In 2014, the Irish American Archives Society dedicated a bronze sculpture by Dublin-based and internationally known artist Rowan Gillespie. The sculpture commemorates boxer Johnny Kilbane, who held the world featherweight title for an unprecedented 10 years from 1912 through 1923. Born in Cleveland to an Irish-born father, Kilbane exemplifies a Cleveland, immigrant success story. The sculpture, "Fighting Heart," stands in a park at the corner of West 75th Street and Fr. Frascati Boulevard in the Battery Park Development within the larger Detroit-Shoreway neighborhood on Cleveland's west-side.
The sculpture was commissioned by the Irish American Archives Society with the support of numerous individual donors. Sculptor Gillespie received the commission on the basis of celebrated work in other cities of the Irish diaspora: The Famine group on the quays of Dublin, The Titanica in front of the Titanic museum in Belfast, Migrants in Toronto's Ireland Park, and The Laureates in the Burns Library at Boston College.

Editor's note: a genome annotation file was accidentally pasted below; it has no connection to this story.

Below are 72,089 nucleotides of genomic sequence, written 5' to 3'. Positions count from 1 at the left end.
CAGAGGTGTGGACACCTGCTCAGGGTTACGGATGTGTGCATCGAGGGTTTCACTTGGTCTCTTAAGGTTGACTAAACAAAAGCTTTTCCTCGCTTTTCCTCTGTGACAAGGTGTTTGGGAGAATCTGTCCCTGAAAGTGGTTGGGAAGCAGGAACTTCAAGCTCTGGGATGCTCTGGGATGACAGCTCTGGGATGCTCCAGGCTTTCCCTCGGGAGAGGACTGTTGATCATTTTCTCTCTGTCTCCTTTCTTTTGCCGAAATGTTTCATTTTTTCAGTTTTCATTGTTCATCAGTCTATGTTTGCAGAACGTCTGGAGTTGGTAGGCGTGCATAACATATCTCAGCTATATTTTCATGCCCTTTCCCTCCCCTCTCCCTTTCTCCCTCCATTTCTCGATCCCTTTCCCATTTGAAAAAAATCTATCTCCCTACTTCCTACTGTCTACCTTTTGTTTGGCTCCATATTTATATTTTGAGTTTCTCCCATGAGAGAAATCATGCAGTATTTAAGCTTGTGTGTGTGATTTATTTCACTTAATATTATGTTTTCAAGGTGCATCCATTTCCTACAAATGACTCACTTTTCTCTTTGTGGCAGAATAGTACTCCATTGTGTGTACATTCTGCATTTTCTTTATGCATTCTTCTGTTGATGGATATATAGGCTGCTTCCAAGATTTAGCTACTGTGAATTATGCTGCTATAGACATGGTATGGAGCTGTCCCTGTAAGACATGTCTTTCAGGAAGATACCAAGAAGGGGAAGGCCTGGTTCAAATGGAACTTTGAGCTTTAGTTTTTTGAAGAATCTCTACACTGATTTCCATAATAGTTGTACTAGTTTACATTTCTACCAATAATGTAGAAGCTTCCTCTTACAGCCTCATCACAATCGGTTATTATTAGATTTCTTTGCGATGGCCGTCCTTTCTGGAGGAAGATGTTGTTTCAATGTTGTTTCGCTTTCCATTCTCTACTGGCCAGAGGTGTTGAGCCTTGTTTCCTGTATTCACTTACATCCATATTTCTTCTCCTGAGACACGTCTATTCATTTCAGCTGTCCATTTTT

Fighting Heart depicts Johnny Kilbane at three phases of his life: as an impoverished boy living in Cleveland's Angle neighborhood, as a world champion, and as an older public servant who served in the Ohio state legislature and as Clerk of Courts.
Click the map on the right for directions to the "Fighting Heart" sculpture.
For more information about Johnny Kilbane, vist www.johnnykilbane.com
For more information about sculptor Rowan Gillespie, visit his website: www.rowangillespie.com
To view a six-part series of short videos on Rowan Gillespie's process for the development and making of Fighting Heart, click here.
For teacher resources materials providing background information about Johnny Kilbane, boxing in Cleveland, the neighborhoods that Johnny Kilbane lived in, and the making of the sculpture, click here.